Uber just hosted its second annual Tech for Safety Summit, with a focus on technology-driven innovative solutions to some of the most pressing societal safety-related issues. The summit brought to the forefront some of Africa’s biggest threats to personal safety, while highlighting the opportunities that exist in leveraging technology.
Some of these topics include personal and community safety, road and commuter safety as well as safety around the ‘new normal’. The summit also tackled how start-ups can be empowered to provide locally-driven safety solutions.
“Safety is a top priority for Uber and we are always looking at contemporary ways to create a safer experience for our community. With our second annual Tech for Safety summit, we want to expand on our conversation around how technology and infrastructure may collaborate to create a safer country,” says Brian Njao, Head of East Africa for Uber.
Uber, which currently offers more than 20 enhanced and dedicated safety features to its user community, understands its duty in offering more than just an app to get from A to B, but to use its technology, resources and network to catalyse workable solutions that benefit everyone not just its riders, drivers and employees.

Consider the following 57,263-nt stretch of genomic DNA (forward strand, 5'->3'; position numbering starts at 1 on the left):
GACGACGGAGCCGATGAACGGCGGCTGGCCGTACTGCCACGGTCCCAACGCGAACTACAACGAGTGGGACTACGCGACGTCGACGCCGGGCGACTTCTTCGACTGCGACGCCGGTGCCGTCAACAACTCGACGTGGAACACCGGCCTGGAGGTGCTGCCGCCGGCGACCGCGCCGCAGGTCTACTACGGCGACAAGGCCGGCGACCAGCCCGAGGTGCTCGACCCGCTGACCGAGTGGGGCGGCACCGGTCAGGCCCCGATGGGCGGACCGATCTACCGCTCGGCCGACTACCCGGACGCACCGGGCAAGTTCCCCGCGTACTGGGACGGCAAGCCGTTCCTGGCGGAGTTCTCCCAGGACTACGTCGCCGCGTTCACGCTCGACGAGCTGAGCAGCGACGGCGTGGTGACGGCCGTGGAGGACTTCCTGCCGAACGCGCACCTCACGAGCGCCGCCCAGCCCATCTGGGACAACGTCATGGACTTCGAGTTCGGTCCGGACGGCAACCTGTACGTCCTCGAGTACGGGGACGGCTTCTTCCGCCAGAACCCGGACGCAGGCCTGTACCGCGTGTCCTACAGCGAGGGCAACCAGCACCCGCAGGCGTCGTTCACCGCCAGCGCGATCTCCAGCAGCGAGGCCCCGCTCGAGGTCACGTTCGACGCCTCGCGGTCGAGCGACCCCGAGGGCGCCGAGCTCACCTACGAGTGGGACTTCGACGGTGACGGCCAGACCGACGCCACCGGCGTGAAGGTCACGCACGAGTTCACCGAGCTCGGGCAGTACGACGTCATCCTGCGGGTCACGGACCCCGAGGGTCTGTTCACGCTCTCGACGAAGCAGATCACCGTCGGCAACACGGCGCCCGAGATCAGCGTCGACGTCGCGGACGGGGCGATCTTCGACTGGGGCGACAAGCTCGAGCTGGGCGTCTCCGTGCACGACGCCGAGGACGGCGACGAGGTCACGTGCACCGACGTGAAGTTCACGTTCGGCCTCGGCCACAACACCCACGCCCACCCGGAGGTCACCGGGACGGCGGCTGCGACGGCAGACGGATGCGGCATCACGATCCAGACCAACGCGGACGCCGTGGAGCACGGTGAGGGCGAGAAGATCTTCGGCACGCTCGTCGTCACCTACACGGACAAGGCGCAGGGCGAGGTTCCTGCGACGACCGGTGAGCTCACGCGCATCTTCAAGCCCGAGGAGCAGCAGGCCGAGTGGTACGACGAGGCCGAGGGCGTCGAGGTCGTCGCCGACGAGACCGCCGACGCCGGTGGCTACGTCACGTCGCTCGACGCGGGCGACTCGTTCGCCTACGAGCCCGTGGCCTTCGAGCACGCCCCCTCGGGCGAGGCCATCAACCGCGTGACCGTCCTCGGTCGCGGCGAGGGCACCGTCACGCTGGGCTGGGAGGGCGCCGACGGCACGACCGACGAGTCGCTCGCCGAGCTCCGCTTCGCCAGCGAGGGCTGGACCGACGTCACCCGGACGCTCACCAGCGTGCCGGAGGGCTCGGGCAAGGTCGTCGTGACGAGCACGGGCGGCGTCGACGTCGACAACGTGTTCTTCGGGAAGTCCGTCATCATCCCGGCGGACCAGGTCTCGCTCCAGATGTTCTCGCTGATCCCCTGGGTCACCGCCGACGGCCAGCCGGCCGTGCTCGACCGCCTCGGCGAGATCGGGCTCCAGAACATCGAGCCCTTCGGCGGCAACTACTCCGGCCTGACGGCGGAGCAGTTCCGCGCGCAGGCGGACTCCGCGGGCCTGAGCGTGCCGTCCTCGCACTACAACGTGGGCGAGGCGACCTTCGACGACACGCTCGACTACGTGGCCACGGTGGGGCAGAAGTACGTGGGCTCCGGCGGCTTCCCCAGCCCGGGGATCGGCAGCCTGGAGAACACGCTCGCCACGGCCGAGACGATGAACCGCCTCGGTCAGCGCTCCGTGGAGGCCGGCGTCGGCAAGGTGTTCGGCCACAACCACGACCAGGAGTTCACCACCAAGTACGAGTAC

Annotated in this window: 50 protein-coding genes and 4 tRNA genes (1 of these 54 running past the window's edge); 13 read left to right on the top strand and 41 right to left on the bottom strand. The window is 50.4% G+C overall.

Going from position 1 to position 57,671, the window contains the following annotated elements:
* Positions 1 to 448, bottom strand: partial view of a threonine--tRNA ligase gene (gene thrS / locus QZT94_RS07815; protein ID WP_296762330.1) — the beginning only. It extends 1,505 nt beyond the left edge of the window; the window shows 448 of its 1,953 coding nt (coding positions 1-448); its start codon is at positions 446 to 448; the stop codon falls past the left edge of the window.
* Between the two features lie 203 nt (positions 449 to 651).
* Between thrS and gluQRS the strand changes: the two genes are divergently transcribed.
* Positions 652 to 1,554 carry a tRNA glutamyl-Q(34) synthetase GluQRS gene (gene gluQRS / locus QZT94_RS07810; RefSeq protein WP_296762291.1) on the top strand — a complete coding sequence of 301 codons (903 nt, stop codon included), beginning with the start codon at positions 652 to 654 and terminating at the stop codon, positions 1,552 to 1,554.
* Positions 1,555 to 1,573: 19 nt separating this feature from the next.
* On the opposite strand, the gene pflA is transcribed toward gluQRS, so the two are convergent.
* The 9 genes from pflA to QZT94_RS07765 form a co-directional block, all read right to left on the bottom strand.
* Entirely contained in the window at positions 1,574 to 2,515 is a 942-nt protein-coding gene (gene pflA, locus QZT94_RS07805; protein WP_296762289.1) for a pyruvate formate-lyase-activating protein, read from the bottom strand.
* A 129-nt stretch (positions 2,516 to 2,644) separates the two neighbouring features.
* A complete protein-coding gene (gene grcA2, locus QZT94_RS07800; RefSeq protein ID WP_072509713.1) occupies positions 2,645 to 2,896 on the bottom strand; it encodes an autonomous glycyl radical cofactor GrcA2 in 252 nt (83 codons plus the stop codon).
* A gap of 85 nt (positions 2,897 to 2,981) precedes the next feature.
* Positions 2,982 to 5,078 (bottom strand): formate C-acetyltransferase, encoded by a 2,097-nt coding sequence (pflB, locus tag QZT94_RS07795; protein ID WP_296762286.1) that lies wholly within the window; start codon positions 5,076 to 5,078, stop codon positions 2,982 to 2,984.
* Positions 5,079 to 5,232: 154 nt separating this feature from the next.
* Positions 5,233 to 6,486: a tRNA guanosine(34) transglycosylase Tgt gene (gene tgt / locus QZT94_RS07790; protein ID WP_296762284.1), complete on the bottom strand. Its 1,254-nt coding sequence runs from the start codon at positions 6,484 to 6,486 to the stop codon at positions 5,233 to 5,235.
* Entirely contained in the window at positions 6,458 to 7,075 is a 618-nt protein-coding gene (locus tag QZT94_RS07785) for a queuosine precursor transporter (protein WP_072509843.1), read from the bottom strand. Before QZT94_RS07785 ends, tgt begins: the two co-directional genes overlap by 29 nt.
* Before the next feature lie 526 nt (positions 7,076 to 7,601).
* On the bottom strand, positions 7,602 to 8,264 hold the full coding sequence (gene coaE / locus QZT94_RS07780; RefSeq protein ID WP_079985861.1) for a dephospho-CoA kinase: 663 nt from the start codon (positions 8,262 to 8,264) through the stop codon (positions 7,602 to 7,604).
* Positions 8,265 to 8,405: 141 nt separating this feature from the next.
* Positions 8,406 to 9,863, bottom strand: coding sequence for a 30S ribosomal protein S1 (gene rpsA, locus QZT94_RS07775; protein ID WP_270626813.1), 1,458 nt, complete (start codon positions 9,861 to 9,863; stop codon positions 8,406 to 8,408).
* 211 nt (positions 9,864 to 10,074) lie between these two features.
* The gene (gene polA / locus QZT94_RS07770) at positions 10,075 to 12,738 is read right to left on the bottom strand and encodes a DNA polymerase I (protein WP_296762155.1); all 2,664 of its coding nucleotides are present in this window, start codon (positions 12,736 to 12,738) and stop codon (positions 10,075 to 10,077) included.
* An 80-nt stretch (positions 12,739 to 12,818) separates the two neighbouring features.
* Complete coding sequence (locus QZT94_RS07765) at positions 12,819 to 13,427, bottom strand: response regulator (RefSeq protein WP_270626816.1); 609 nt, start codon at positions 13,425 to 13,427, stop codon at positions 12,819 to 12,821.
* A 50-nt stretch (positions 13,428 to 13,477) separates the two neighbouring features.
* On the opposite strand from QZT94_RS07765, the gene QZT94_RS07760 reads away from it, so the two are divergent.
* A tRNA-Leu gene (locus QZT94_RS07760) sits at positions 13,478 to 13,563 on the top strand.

Uber built innovative technology designed to verify that drivers on Uber and delivery people on Uber Eats are wearing a mask. Before starting to drive passengers or deliver food, they are asked to take a selfie showing their mouth and nose are covered. Uber has expanded the same technology to riders. If a driver reports that a rider wasn’t wearing a mask, the rider will be required to take a selfie with their face covered before they’re able to take another trip with Uber. With the addition of this new feature, one driver’s feedback can help ensure the safety of Uber for the next driver.
“As an app that completes about a billion trips every quarter globally, our platform must be used to serve a greater purpose. A world where hailing a ride comes with peace, not precaution and where a walk alone in our neighbourhood is enjoyable not enviable.” concludes Njao
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